In 1965, Vogue’s editor Diana Vreeland established London as the epicentre of the British ‘youthquake’. Newly empowered by music and pop culture, the ‘youthquake’ generation rejected the idealised femininity of the 1950s. The movement was spearheaded by influential London fashion designer Mary Quant who introduced youthful collections of casual-fitting clothes, tailored capri trousers, coloured tights, and daringly short mini skirts. For Quant, short skirts weren’t just desirably fashionable, they were practical: ‘I liked my skirts short because I wanted to run and catch the bus to get to work.’ Empowered to reinvent the landscape of the fashion industry, teenagers flocked in their droves to wear her bold new designs.
Vogue November 1965, by photographer Ronald Traegar, Condé Nast Publications Ltd., Fashion models, London, 1969 by Mirrorpix
Before the 1960s, when women were brave enough to create more ‘masculine’ silhouettes, they were often pejoratively labelled ‘cross dressers’. In the 1920s and 30s, American film stars Marlene Dietrich and Katherine Hepburn boldly challenged the boundaries of women’s fashion when they wore trousers, top hats, and bow ties on and off screen. Hepburn famously quipped that, ‘Anytime I hear a man say he prefers a woman in a skirt, I say, “Try one. Try a skirt.” However, despite her trailblazing efforts, it wasn’t until after the second world war – when women began to normalise trousers and shorts from within the workforce – that they became more socially acceptable.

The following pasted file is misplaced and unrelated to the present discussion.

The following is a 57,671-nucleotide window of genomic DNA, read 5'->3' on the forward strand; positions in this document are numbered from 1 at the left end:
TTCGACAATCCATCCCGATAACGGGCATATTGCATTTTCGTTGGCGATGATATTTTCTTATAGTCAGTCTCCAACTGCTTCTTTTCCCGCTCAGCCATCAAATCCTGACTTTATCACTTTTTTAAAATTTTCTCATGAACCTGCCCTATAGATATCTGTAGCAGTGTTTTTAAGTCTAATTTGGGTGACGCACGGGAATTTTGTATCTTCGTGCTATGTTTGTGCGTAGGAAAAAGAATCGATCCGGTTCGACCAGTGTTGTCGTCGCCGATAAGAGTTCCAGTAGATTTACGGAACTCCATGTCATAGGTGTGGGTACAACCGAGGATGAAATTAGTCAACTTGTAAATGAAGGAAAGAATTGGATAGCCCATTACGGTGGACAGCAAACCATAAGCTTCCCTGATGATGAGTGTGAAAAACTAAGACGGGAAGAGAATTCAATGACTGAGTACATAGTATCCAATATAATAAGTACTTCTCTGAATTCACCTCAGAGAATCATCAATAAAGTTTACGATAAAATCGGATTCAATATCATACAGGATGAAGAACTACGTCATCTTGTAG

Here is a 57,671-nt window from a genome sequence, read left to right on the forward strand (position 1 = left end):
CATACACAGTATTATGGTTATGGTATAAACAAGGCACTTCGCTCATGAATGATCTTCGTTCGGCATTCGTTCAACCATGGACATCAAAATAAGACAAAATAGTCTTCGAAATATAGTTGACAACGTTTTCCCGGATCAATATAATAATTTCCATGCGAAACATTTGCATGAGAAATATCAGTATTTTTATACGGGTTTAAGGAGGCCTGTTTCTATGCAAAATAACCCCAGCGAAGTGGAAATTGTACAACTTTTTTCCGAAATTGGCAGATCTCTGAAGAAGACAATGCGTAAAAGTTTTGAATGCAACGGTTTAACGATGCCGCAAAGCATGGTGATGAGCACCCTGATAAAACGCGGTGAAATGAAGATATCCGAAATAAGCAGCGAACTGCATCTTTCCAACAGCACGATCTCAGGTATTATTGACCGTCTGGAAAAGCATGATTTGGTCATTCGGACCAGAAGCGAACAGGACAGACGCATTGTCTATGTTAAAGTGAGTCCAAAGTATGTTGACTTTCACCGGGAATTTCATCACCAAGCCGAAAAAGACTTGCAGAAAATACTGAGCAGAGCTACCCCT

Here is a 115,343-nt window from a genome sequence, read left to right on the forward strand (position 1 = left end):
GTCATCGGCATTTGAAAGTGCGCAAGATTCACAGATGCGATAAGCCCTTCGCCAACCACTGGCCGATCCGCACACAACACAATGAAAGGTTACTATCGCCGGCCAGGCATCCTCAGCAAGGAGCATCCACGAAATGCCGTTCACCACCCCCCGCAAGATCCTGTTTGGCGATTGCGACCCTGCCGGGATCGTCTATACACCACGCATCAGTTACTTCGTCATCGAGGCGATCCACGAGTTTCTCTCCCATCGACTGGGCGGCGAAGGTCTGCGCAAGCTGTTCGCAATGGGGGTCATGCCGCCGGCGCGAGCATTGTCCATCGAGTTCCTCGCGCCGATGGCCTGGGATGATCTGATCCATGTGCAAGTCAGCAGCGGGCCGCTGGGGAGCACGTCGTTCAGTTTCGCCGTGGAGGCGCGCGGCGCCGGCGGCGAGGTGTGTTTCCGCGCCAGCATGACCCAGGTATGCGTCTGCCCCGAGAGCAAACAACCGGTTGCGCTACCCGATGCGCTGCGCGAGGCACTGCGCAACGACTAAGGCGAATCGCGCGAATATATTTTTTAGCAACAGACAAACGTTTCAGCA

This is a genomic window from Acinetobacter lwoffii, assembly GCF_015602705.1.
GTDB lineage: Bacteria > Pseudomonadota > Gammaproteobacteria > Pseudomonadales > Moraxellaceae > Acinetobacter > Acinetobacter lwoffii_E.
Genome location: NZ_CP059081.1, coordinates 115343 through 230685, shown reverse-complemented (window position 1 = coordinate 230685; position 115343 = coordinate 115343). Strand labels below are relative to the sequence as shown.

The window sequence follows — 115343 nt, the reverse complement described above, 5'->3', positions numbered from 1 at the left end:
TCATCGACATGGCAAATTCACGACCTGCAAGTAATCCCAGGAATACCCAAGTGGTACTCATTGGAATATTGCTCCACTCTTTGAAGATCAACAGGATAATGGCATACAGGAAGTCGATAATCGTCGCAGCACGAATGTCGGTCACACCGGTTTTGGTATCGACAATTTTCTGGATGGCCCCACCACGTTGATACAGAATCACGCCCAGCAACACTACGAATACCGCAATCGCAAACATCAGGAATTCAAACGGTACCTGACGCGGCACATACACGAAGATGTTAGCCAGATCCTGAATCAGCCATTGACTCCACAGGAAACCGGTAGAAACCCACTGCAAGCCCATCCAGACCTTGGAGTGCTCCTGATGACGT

Restrictive, cinched waists were out and looser boxier cuts were in. Women began to embrace androgynous looks. The most recognisable supermodel of the 1960s, Twiggy – famed for her big eyes, long eyelashes, short hair and adolescent physique – defined the period as a ‘time when ordinary people could do extraordinary things.’
As young people had more disposable incomes in the 1960s, they discovered a new sense of identity which they expressed boldly with their clothes. Loud prints and radical patterns became an act of rebellion against the prim and proper restrictions of suburban 1950s housewives. Striking geometric designs reflected a new age of uninhibited fun spurred on by the increased recreational use of psychedelic drugs. As trippy optical illusions, floral designs gestured towards newly discovered fantasy worlds. Colour-blocking (an aesthetic borrowed from early 20th-century abstract artist Piet Mondrian) and clashing colours like pink and orange or garish greens and yellows also aimed to catch the eye.
The rise of modernity in fashion was also fuelled by the ongoing space race. Designers opted for innovative synthetic materials that channelled scientific progress. Fabrics like nylon, acrylics, orlon, terylene, lurex, PVC, and spandex were promoted as cheap, easy to dry, and crease-resistant – material qualities that helped to democratise fashion. Now, more women than ever before could afford to experiment with fitted suits, plastic swing coats, bubble dresses, and futuristic headgear.
Vogue, April 1966, by Ronald Traeger, and Vogue January 1963, by Brian Duffy, Condé Nast Publications Ltd.